On April 10th, 2016, do-gooders in 70 different countries set out on mission: do a good deed. This year the “Good Deeds Day” organization celebrated its 10th anniversary of making the world a better place, one project at a time. The global initiative was taken on by Israeli businesswoman and philanthropist, Shari Arison, whose vision was to bring positive change to the world. The first “Good Deeds Day” took place in Israel in March of 2007 and boasted 7,000 volunteers working a collective 21,000 hours on 130 different projects. Since then, Good Deeds Day has expanded to 70 different countries, with approximately 1.5 million participants working on thousands of projects.
Good Deeds Day participants usually lend their helping hands in environmental projects such as beach cleanups or park renovations, visiting local nursing or old-age homes, collecting and distributing food, clothing, shoes, and/or other supplies to in-need individuals or families, and participating in educational initiatives. All of these are only some examples in which participants of International Good Deeds Day help improve our global community.
Having participated in numerous “Good Deeds” projects since first hearing about the initiative in 2010, I can say that this Israeli startup has been relatively successful in engaging youth in their local communities and opening the eyes of the younger generation to the less fortunate population of the world. With a new generation that’s growing into a world of narcissism, days like “Good Deeds Day” are becoming necessary to force young people to see not only that they have the power to improve the lives of those less fortunate, but also that the world thrives on the good deeds of its inhabitants.
With young people so focused on their image in the world of social media, the hashtag #GoodDeedsDay becomes a tool for both the organization and its millennial and post-millennial participants. When teenagers take part in Good Deeds Day, rarely do they neglect to post about their “good deed” on social media, whether it be Instagram, Twitter, Snapchat or some other social media platform. More often than not they will share their act of kindness with their social network, adding #GoodDeedsDay as a nice decoration on their profiles, as well as perhaps to convince themselves that they are now advocates for social justice, environmental sustainability, education equity and the like. According to web analytics site “Keyhole,” almost 2 million people were greeted with #GoodDeedsDay somewhere on their social media news feeds in the past two weeks. This form of free advertisement serves both the social media user and the cause.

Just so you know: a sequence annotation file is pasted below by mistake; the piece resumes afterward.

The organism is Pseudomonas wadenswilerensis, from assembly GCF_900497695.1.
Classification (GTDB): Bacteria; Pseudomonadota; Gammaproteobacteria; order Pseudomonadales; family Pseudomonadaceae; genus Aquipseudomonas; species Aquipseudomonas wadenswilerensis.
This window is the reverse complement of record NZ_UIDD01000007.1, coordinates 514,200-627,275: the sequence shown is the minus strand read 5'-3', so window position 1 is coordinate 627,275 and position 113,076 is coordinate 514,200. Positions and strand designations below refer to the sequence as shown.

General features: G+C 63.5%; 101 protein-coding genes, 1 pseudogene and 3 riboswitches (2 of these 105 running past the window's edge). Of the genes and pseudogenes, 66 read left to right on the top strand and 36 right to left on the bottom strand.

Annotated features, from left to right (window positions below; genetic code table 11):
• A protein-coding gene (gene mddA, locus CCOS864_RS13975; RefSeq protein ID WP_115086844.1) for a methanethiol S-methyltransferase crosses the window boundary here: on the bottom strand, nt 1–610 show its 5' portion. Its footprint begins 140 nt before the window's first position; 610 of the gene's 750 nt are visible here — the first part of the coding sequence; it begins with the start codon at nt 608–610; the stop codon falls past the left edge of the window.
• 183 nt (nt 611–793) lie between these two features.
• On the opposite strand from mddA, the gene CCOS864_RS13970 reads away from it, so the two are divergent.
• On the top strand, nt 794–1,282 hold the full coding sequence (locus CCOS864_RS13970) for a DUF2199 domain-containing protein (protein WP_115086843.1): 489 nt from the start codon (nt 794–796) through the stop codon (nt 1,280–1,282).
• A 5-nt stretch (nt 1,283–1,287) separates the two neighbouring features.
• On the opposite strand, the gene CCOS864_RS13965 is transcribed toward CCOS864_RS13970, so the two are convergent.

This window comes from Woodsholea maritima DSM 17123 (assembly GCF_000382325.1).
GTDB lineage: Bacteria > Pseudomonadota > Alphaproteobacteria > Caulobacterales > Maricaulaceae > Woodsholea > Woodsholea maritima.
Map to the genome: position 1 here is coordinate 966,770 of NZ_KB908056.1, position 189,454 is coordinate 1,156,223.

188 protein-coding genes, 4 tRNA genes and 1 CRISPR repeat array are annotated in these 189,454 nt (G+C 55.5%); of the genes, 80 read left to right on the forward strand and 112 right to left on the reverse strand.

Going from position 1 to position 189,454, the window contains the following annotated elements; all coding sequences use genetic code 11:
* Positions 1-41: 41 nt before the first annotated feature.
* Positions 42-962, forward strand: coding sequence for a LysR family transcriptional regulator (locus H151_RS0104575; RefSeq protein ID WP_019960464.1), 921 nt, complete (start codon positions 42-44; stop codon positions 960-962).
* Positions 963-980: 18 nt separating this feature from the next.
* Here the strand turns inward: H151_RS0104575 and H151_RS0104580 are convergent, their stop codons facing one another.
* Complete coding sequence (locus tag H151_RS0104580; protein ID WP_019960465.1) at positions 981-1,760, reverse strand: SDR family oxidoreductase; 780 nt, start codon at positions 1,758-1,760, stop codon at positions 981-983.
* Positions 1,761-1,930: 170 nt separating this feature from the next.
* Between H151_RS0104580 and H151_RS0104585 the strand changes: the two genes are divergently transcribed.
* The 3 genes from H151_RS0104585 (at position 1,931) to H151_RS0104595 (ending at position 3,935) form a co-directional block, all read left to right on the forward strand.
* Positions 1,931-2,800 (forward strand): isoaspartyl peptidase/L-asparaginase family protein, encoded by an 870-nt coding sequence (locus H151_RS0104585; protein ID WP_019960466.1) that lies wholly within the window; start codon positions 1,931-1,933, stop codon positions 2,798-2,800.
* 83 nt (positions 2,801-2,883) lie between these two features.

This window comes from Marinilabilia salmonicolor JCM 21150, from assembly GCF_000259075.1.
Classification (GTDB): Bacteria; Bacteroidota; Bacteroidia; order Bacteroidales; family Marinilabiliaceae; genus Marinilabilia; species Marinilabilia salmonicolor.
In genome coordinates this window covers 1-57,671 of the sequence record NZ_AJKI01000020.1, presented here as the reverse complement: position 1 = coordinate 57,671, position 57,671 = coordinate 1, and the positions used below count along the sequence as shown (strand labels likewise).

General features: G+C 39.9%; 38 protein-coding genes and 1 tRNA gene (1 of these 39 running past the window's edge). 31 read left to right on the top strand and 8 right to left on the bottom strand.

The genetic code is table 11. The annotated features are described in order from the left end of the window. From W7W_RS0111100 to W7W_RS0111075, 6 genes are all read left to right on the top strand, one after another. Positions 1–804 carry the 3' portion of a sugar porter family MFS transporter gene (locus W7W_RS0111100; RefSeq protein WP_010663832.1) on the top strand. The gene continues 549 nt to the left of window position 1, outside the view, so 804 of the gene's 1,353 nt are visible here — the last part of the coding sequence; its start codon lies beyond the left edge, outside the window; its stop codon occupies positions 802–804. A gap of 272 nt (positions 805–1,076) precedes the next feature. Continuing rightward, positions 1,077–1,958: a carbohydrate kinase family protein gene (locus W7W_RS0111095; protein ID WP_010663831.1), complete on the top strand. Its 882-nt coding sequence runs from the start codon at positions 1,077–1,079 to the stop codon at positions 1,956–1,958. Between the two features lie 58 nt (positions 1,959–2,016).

Throughout my participation in Good Deeds Day projects over the past few years, I have begun to doubt the significance of similar volunteering initiatives. Usually, youth groups, religious congregations and other clubs and organizations who participate in Good Deeds Day take on tasks that are outside of their typical, day-to-day activities. This often brings about a large amount of confusion, and logistically, organizing Good Deeds Day becomes a frantic nightmare. Finding non-profits who can provide one-time projects for large groups of people—sometimes varying in age and physical ability—is both daunting and challenging at best. Organizing equipment, delegating tasks, keeping participants busy, all while creating as little chaos as possible is difficult. Every year during this day, I ask myself if the good deed balances out the chaos, and if these one time projects are really helpful in the grand scheme of things. I am reminded and marginally comforted by the words of the Talmud: “And whoever saves a life, it is considered as if he saved an entire world” (Yerushalmi Talmud 4:9).
I conclude this article with the notion that while Good Deeds Day is not the ideal solution to world hunger, pollution, education inequity, and other global issues, the fact that Good Deeds Day’s net effect on the world is positive encourages us to expand the Good Deeds initiative and continue doing good things for the world. While this one-time treatment will never cure the troubles of the planet and the human race, they are small steps forward. I give all credit to Shari Arison, who has created a worldwide movement over the last 10 years, and wish her and the Good Deeds Day project only the best. Once again, Israel, a small player in the global community, has created huge and lasting impacts on society. Let this story be a metaphor for the success every person is capable of: However small and insignificant you may feel, you can start something huge and make the world a better place.